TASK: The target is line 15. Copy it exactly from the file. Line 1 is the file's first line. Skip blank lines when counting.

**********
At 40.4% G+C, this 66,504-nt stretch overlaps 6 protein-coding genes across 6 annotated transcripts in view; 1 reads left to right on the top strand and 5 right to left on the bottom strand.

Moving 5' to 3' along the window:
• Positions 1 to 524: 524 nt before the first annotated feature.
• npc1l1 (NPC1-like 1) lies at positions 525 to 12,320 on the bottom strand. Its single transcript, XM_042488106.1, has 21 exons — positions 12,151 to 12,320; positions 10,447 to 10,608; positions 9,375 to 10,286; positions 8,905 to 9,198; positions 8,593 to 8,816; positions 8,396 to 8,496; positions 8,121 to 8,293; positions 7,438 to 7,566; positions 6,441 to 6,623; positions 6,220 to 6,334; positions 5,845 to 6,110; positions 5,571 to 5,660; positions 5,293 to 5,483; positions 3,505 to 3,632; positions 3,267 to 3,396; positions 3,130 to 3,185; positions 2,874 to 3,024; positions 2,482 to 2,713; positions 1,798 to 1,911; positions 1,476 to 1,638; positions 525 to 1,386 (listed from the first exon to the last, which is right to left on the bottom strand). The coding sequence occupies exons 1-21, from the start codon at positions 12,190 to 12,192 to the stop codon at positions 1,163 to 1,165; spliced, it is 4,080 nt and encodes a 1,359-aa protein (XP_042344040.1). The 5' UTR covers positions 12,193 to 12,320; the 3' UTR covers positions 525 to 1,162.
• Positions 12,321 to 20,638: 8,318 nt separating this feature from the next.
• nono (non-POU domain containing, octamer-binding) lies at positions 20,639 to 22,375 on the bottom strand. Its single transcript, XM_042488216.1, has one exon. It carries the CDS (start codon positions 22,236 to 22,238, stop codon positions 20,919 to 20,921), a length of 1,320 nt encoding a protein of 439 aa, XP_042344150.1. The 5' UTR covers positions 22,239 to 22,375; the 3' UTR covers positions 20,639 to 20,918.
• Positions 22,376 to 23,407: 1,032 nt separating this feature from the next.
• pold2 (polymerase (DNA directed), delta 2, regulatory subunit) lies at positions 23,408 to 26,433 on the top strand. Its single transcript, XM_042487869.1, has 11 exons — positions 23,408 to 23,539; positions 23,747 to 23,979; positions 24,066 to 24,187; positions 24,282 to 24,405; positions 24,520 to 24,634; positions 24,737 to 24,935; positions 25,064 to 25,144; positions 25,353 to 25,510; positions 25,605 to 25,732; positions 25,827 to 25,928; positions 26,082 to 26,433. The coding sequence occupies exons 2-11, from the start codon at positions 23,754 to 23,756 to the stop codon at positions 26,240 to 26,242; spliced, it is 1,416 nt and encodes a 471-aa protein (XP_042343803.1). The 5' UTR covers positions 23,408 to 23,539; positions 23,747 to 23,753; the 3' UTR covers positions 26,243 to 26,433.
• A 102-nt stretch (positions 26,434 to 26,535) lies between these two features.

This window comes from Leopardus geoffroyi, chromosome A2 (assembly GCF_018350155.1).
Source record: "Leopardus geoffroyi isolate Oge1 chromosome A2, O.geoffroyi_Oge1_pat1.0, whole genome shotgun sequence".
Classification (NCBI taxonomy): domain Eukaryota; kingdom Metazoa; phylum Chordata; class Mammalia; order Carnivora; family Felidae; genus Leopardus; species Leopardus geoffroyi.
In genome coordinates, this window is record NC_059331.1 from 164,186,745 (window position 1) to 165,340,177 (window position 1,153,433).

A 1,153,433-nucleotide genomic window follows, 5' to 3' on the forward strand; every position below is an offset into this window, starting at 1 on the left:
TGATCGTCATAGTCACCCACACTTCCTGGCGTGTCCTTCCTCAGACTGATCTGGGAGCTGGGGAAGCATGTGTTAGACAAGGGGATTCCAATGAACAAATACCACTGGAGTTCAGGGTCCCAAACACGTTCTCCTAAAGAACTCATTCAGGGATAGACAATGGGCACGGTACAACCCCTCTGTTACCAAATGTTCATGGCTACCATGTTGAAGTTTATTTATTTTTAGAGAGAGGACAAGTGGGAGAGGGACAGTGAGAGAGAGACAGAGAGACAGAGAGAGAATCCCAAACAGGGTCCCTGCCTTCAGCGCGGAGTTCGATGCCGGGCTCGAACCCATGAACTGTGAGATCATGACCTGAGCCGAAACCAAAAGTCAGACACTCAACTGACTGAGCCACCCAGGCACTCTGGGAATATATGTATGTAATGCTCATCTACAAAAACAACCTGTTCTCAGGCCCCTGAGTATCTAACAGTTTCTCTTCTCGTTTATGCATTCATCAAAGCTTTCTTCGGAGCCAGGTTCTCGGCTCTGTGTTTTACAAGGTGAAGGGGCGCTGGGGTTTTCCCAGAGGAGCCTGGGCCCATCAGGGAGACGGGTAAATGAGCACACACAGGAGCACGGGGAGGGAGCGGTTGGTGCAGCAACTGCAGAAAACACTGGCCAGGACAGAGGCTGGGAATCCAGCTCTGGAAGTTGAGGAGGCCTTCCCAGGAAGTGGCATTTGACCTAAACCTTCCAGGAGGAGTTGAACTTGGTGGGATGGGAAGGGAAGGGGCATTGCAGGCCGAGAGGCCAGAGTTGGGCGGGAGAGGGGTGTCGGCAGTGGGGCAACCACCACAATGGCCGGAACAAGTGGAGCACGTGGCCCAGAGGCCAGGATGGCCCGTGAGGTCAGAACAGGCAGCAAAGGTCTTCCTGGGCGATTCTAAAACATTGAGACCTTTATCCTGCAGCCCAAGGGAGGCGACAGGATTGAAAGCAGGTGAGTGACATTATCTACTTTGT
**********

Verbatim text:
TGATCGTCATAGTCACCCACACTTCCTGGCGTGTCCTTCCTCAGACTGATCTGGGAGCTGGGGAAGCATGTGTTAGACAAGGGGATTCCAATGAACAAATACCACTGGAGTTCAGGGTCCCAAACACGTTCTCCTAAAGAACTCATTCAGGGATAGACAATGGGCACGGTACAACCCCTCTGTTACCAAATGTTCATGGCTACCATGTTGAAGTTTATTTATTTTTAGAGAGAGGACAAGTGGGAGAGGGACAGTGAGAGAGAGACAGAGAGACAGAGAGAGAATCCCAAACAGGGTCCCTGCCTTCAGCGCGGAGTTCGATGCCGGGCTCGAACCCATGAACTGTGAGATCATGACCTGAGCCGAAACCAAAAGTCAGACACTCAACTGACTGAGCCACCCAGGCACTCTGGGAATATATGTATGTAATGCTCATCTACAAAAACAACCTGTTCTCAGGCCCCTGAGTATCTAACAGTTTCTCTTCTCGTTTATGCATTCATCAAAGCTTTCTTCGGAGCCAGGTTCTCGGCTCTGTGTTTTACAAGGTGAAGGGGCGCTGGGGTTTTCCCAGAGGAGCCTGGGCCCATCAGGGAGACGGGTAAATGAGCACACACAGGAGCACGGGGAGGGAGCGGTTGGTGCAGCAACTGCAGAAAACACTGGCCAGGACAGAGGCTGGGAATCCAGCTCTGGAAGTTGAGGAGGCCTTCCCAGGAAGTGGCATTTGACCTAAACCTTCCAGGAGGAGTTGAACTTGGTGGGATGGGAAGGGAAGGGGCATTGCAGGCCGAGAGGCCAGAGTTGGGCGGGAGAGGGGTGTCGGCAGTGGGGCAACCACCACAATGGCCGGAACAAGTGGAGCACGTGGCCCAGAGGCCAGGATGGCCCGTGAGGTCAGAACAGGCAGCAAAGGTCTTCCTGGGCGATTCTAAAACATTGAGACCTTTATCCTGCAGCCCAAGGGAGGCGACAGGATTGAAAGCAGGTGAGTGACATTATCTACTTTGT